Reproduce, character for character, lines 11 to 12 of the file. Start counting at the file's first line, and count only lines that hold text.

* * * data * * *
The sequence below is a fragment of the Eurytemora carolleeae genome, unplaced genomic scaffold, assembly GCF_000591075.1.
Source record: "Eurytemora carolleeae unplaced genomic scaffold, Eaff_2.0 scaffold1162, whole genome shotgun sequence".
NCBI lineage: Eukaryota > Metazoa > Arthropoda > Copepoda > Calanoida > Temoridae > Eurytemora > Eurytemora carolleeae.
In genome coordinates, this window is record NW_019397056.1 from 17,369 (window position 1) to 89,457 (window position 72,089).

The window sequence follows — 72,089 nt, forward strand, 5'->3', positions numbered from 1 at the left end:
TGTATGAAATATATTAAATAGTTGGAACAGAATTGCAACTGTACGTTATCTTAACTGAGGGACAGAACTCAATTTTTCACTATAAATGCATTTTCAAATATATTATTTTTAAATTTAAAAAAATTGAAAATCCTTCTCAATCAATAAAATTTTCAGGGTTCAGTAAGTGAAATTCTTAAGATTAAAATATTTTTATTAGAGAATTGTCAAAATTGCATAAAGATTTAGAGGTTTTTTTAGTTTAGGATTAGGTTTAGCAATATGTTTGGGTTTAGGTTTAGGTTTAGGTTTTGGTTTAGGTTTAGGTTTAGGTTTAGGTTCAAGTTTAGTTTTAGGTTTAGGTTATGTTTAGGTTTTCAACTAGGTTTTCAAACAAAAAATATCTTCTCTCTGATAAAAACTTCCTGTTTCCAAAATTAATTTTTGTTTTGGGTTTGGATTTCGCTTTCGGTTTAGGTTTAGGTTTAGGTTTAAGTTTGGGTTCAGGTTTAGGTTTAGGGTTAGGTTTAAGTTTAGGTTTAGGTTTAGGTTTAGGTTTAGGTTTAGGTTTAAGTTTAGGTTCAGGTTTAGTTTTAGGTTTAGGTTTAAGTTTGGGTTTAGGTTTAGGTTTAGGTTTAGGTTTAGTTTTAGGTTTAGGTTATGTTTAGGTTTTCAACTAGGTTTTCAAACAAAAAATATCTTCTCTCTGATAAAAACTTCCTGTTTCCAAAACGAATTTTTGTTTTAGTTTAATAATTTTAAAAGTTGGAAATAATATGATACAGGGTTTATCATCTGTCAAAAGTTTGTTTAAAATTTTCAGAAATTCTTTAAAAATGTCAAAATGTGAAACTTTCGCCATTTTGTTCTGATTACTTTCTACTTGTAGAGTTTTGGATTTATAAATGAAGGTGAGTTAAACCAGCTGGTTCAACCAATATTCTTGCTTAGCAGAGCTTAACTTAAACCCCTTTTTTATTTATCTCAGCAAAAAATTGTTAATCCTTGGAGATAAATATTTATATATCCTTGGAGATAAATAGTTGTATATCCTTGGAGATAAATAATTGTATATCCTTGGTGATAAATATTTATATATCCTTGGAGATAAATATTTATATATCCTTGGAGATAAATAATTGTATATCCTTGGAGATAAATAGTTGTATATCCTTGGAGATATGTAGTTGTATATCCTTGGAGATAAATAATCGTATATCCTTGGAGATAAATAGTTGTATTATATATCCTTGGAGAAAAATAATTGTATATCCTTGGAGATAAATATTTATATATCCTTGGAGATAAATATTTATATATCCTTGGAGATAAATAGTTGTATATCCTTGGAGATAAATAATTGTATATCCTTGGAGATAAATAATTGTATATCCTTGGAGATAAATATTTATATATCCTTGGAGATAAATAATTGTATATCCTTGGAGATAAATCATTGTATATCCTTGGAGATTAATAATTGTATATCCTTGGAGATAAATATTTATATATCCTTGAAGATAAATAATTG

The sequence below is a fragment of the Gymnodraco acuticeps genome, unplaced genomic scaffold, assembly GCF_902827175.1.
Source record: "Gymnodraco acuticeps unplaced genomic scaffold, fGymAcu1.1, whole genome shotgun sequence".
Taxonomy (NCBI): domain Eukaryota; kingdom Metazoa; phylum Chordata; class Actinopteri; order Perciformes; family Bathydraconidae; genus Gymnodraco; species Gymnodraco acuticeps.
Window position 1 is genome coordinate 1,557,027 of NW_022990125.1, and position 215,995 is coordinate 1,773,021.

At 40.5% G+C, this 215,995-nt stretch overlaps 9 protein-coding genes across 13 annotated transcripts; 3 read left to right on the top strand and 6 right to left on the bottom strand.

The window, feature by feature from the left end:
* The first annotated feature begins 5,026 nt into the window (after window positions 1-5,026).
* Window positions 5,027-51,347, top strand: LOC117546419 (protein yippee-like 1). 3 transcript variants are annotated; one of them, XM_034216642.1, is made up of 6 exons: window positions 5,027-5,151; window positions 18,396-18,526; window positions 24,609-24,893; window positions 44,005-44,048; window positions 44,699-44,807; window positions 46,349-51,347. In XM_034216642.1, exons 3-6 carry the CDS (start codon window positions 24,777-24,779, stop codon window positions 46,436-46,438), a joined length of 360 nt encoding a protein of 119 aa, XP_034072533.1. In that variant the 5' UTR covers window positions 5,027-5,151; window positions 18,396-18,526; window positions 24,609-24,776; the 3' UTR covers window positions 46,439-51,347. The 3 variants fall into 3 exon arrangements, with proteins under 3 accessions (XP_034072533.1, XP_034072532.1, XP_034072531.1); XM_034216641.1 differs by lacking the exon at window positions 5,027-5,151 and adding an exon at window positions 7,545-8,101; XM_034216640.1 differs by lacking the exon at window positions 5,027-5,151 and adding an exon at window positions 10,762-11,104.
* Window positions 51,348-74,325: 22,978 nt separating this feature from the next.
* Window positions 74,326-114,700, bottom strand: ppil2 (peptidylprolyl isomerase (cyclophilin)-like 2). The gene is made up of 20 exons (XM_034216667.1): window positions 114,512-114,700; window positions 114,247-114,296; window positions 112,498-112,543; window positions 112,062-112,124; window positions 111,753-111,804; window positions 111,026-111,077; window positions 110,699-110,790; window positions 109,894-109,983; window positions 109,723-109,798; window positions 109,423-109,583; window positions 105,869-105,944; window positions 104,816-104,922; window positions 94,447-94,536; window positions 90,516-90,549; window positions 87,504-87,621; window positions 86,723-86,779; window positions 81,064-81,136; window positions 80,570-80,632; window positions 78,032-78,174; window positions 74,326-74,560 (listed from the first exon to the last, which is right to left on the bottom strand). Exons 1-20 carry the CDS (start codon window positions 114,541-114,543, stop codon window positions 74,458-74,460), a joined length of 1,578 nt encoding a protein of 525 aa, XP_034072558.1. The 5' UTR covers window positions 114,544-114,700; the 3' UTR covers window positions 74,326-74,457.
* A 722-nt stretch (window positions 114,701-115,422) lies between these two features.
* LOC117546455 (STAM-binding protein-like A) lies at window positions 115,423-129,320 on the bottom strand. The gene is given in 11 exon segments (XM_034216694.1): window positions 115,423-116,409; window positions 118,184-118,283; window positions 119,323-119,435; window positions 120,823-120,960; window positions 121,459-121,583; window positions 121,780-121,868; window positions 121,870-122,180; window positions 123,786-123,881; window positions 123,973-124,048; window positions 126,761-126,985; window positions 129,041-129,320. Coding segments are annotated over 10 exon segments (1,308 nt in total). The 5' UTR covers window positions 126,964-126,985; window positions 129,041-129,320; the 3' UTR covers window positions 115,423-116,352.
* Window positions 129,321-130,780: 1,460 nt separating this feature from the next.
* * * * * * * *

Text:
At 40.5% G+C, this 215,995-nt stretch overlaps 9 protein-coding genes across 13 annotated transcripts; 3 read left to right on the top strand and 6 right to left on the bottom strand.

The window, feature by feature from the left end: